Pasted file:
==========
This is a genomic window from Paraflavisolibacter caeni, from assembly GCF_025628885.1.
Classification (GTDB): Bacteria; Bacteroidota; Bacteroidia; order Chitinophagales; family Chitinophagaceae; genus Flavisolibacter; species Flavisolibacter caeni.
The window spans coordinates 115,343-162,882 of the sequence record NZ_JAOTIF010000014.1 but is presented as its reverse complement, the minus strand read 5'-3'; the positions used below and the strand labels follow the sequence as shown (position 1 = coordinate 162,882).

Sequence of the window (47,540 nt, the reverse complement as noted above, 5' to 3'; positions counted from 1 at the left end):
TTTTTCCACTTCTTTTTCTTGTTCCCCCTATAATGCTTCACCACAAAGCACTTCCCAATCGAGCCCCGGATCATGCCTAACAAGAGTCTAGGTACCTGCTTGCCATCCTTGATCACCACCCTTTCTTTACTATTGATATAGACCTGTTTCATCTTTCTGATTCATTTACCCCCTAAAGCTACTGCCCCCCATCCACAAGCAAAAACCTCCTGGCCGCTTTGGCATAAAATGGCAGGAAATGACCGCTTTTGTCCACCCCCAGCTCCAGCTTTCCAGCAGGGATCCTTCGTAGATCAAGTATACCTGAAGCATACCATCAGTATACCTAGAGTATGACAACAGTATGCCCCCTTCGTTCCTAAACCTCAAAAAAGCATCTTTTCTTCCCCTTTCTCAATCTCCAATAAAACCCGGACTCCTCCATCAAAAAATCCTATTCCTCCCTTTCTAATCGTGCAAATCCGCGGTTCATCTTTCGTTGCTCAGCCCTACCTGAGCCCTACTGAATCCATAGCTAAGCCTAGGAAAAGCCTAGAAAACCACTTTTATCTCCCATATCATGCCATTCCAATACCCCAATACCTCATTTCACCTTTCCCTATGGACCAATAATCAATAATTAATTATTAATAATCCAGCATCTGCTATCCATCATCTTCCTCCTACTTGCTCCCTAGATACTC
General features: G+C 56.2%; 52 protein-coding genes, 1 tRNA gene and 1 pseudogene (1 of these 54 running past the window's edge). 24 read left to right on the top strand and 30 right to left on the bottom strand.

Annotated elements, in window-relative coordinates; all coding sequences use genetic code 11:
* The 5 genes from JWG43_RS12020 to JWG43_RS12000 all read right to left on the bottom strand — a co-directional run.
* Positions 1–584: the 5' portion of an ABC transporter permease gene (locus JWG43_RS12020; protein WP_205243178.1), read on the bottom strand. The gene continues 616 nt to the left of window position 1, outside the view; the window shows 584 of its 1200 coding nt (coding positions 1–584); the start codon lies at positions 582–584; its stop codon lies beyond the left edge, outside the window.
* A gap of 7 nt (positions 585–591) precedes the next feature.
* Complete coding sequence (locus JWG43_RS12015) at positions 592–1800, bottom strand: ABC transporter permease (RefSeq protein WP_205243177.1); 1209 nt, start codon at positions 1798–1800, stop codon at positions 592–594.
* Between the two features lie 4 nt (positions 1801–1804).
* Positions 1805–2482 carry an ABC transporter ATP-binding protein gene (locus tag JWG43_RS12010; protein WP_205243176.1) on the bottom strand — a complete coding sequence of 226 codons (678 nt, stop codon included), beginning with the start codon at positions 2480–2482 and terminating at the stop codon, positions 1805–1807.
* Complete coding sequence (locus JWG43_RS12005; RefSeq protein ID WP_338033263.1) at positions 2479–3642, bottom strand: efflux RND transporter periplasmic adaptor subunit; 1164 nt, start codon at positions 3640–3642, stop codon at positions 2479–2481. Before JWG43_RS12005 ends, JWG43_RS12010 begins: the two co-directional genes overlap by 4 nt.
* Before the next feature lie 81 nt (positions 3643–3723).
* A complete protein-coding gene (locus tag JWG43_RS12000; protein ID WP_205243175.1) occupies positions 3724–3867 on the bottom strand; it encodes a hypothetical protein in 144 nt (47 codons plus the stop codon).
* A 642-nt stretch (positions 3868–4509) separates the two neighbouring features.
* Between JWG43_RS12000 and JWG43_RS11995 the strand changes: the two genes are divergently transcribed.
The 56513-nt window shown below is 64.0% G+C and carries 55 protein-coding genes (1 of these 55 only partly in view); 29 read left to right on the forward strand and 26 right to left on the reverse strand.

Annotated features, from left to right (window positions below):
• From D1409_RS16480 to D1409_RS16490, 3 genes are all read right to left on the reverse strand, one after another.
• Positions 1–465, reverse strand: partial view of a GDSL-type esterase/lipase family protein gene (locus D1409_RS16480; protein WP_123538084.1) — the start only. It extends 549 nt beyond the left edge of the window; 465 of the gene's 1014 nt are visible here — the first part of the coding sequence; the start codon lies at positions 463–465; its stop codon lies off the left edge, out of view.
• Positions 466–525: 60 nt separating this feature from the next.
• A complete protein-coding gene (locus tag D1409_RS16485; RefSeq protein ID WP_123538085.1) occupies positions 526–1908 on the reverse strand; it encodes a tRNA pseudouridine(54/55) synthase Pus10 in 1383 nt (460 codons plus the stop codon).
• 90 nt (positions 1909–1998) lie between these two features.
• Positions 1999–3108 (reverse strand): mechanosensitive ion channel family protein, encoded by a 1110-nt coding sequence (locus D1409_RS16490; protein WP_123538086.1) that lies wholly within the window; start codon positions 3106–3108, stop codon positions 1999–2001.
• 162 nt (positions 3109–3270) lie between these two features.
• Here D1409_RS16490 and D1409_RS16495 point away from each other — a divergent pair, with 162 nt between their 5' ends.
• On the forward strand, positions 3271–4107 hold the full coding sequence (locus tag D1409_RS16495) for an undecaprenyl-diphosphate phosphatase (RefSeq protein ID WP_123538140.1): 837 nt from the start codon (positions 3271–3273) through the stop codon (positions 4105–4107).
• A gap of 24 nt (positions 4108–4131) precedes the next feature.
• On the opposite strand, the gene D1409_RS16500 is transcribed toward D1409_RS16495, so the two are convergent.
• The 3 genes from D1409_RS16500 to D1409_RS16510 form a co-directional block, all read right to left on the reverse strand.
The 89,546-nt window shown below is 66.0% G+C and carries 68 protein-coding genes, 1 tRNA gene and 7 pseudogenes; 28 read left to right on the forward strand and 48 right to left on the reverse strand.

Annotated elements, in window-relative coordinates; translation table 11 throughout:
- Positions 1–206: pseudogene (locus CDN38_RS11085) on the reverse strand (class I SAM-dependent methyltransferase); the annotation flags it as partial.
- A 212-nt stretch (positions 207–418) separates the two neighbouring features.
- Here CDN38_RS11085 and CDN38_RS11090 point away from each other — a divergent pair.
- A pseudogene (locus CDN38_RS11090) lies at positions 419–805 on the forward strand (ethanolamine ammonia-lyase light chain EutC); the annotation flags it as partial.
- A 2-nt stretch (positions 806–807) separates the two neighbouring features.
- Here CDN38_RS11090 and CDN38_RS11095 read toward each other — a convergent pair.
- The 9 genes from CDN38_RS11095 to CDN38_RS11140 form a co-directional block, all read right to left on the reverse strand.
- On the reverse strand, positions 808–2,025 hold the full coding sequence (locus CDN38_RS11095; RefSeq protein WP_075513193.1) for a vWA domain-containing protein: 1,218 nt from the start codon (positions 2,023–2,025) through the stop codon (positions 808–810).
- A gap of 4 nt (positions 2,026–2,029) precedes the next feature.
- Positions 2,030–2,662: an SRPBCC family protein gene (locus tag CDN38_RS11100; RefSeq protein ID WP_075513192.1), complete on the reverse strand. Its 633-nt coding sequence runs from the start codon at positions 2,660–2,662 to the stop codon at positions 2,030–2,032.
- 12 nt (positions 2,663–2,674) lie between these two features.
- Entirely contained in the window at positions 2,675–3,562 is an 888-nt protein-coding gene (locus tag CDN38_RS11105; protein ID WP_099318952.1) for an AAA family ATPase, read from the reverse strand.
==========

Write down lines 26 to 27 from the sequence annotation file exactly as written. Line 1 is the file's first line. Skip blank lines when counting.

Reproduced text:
• Positions 1999–3108 (reverse strand): mechanosensitive ion channel family protein, encoded by a 1110-nt coding sequence (locus D1409_RS16490; protein WP_123538086.1) that lies wholly within the window; start codon positions 3106–3108, stop codon positions 1999–2001.
• 162 nt (positions 3109–3270) lie between these two features.